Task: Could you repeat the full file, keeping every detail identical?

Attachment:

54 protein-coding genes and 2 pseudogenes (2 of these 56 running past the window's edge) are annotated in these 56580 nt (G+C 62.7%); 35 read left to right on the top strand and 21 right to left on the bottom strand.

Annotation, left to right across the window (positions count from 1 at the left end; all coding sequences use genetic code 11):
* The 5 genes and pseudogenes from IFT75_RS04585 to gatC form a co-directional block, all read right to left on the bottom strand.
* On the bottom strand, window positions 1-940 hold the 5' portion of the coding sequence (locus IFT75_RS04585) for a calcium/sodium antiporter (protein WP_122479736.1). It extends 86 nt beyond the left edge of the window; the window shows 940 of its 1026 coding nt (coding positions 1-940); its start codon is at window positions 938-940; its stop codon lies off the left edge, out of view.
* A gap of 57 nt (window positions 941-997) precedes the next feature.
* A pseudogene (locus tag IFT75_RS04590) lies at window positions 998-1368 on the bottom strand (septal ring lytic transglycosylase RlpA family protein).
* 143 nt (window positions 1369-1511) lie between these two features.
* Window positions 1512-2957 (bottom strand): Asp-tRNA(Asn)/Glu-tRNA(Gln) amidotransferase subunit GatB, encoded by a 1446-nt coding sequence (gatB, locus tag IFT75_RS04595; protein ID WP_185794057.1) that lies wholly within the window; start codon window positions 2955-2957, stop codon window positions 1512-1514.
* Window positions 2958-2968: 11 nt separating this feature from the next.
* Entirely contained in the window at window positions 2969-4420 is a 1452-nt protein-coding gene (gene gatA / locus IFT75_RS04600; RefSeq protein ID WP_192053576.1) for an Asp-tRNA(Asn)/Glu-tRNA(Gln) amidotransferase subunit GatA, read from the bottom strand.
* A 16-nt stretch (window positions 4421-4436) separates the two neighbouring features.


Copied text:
54 protein-coding genes and 2 pseudogenes (2 of these 56 running past the window's edge) are annotated in these 56580 nt (G+C 62.7%); 35 read left to right on the top strand and 21 right to left on the bottom strand.

Annotation, left to right across the window (positions count from 1 at the left end; all coding sequences use genetic code 11):
* The 5 genes and pseudogenes from IFT75_RS04585 to gatC form a co-directional block, all read right to left on the bottom strand.
* On the bottom strand, window positions 1-940 hold the 5' portion of the coding sequence (locus IFT75_RS04585) for a calcium/sodium antiporter (protein WP_122479736.1). It extends 86 nt beyond the left edge of the window; the window shows 940 of its 1026 coding nt (coding positions 1-940); its start codon is at window positions 938-940; its stop codon lies off the left edge, out of view.
* A gap of 57 nt (window positions 941-997) precedes the next feature.
* A pseudogene (locus tag IFT75_RS04590) lies at window positions 998-1368 on the bottom strand (septal ring lytic transglycosylase RlpA family protein).
* 143 nt (window positions 1369-1511) lie between these two features.
* Window positions 1512-2957 (bottom strand): Asp-tRNA(Asn)/Glu-tRNA(Gln) amidotransferase subunit GatB, encoded by a 1446-nt coding sequence (gatB, locus tag IFT75_RS04595; protein ID WP_185794057.1) that lies wholly within the window; start codon window positions 2955-2957, stop codon window positions 1512-1514.
* Window positions 2958-2968: 11 nt separating this feature from the next.
* Entirely contained in the window at window positions 2969-4420 is a 1452-nt protein-coding gene (gene gatA / locus IFT75_RS04600; RefSeq protein ID WP_192053576.1) for an Asp-tRNA(Asn)/Glu-tRNA(Gln) amidotransferase subunit GatA, read from the bottom strand.
* A 16-nt stretch (window positions 4421-4436) separates the two neighbouring features.